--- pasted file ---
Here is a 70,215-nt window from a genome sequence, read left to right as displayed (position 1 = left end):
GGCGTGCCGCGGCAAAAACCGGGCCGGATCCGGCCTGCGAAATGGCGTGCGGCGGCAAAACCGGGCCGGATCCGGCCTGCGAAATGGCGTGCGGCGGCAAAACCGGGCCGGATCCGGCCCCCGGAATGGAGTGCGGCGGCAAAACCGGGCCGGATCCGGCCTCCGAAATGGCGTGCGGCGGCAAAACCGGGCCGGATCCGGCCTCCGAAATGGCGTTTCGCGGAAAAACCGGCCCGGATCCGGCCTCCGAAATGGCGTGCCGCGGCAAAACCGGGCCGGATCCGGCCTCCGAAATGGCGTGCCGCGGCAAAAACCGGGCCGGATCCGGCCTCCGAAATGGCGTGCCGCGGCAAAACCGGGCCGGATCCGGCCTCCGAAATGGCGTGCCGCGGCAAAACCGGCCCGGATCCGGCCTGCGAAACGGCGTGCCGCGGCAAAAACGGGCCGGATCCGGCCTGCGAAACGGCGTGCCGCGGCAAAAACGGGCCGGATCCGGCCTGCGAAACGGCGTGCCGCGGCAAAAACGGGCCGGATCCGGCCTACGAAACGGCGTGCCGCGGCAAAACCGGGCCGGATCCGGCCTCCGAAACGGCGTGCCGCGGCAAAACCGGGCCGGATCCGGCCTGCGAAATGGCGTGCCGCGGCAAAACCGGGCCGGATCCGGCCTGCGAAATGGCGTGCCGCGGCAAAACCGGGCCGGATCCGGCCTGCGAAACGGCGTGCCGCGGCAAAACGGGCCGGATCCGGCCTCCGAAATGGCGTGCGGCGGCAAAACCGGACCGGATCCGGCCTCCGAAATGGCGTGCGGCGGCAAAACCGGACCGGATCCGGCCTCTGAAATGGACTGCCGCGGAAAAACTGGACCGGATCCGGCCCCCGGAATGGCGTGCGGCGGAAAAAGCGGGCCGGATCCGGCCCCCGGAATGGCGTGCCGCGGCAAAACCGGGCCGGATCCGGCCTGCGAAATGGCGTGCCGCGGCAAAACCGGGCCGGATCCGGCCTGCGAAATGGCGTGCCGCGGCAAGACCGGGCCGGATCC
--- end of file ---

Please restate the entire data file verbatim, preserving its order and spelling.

Here is a 70,215-nt window from a genome sequence, read left to right as displayed (position 1 = left end):
GGCGTGCCGCGGCAAAAACCGGGCCGGATCCGGCCTGCGAAATGGCGTGCGGCGGCAAAACCGGGCCGGATCCGGCCTGCGAAATGGCGTGCGGCGGCAAAACCGGGCCGGATCCGGCCCCCGGAATGGAGTGCGGCGGCAAAACCGGGCCGGATCCGGCCTCCGAAATGGCGTGCGGCGGCAAAACCGGGCCGGATCCGGCCTCCGAAATGGCGTTTCGCGGAAAAACCGGCCCGGATCCGGCCTCCGAAATGGCGTGCCGCGGCAAAACCGGGCCGGATCCGGCCTCCGAAATGGCGTGCCGCGGCAAAAACCGGGCCGGATCCGGCCTCCGAAATGGCGTGCCGCGGCAAAACCGGGCCGGATCCGGCCTCCGAAATGGCGTGCCGCGGCAAAACCGGCCCGGATCCGGCCTGCGAAACGGCGTGCCGCGGCAAAAACGGGCCGGATCCGGCCTGCGAAACGGCGTGCCGCGGCAAAAACGGGCCGGATCCGGCCTGCGAAACGGCGTGCCGCGGCAAAAACGGGCCGGATCCGGCCTACGAAACGGCGTGCCGCGGCAAAACCGGGCCGGATCCGGCCTCCGAAACGGCGTGCCGCGGCAAAACCGGGCCGGATCCGGCCTGCGAAATGGCGTGCCGCGGCAAAACCGGGCCGGATCCGGCCTGCGAAATGGCGTGCCGCGGCAAAACCGGGCCGGATCCGGCCTGCGAAACGGCGTGCCGCGGCAAAACGGGCCGGATCCGGCCTCCGAAATGGCGTGCGGCGGCAAAACCGGACCGGATCCGGCCTCCGAAATGGCGTGCGGCGGCAAAACCGGACCGGATCCGGCCTCTGAAATGGACTGCCGCGGAAAAACTGGACCGGATCCGGCCCCCGGAATGGCGTGCGGCGGAAAAAGCGGGCCGGATCCGGCCCCCGGAATGGCGTGCCGCGGCAAAACCGGGCCGGATCCGGCCTGCGAAATGGCGTGCCGCGGCAAAACCGGGCCGGATCCGGCCTGCGAAATGGCGTGCCGCGGCAAGACCGGGCCGGATCC